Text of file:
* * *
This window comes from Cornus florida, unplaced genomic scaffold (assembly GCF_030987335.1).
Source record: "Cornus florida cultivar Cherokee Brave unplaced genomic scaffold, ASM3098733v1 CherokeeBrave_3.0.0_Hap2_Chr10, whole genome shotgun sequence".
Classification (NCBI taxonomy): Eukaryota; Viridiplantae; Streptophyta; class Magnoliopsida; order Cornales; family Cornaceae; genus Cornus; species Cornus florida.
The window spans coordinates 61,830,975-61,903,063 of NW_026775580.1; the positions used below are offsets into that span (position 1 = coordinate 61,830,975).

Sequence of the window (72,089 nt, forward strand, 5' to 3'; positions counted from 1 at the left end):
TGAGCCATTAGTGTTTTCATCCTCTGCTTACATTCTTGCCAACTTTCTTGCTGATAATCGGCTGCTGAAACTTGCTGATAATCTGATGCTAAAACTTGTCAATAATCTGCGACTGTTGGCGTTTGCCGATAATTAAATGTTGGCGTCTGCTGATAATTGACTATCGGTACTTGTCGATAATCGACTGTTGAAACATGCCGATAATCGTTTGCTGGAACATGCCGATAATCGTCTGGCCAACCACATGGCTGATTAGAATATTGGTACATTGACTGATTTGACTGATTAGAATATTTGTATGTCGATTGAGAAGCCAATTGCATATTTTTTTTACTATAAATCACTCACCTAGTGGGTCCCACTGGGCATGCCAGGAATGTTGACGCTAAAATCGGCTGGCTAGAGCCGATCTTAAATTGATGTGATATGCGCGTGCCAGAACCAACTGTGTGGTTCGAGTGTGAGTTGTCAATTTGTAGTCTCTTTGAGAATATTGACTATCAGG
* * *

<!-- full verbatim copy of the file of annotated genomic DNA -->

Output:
This window comes from Cornus florida, unplaced genomic scaffold (assembly GCF_030987335.1).
Source record: "Cornus florida cultivar Cherokee Brave unplaced genomic scaffold, ASM3098733v1 CherokeeBrave_3.0.0_Hap2_Chr10, whole genome shotgun sequence".
Classification (NCBI taxonomy): Eukaryota; Viridiplantae; Streptophyta; class Magnoliopsida; order Cornales; family Cornaceae; genus Cornus; species Cornus florida.
The window spans coordinates 61,830,975-61,903,063 of NW_026775580.1; the positions used below are offsets into that span (position 1 = coordinate 61,830,975).

Sequence of the window (72,089 nt, forward strand, 5' to 3'; positions counted from 1 at the left end):
TGAGCCATTAGTGTTTTCATCCTCTGCTTACATTCTTGCCAACTTTCTTGCTGATAATCGGCTGCTGAAACTTGCTGATAATCTGATGCTAAAACTTGTCAATAATCTGCGACTGTTGGCGTTTGCCGATAATTAAATGTTGGCGTCTGCTGATAATTGACTATCGGTACTTGTCGATAATCGACTGTTGAAACATGCCGATAATCGTTTGCTGGAACATGCCGATAATCGTCTGGCCAACCACATGGCTGATTAGAATATTGGTACATTGACTGATTTGACTGATTAGAATATTTGTATGTCGATTGAGAAGCCAATTGCATATTTTTTTTACTATAAATCACTCACCTAGTGGGTCCCACTGGGCATGCCAGGAATGTTGACGCTAAAATCGGCTGGCTAGAGCCGATCTTAAATTGATGTGATATGCGCGTGCCAGAACCAACTGTGTGGTTCGAGTGTGAGTTGTCAATTTGTAGTCTCTTTGAGAATATTGACTATCAGG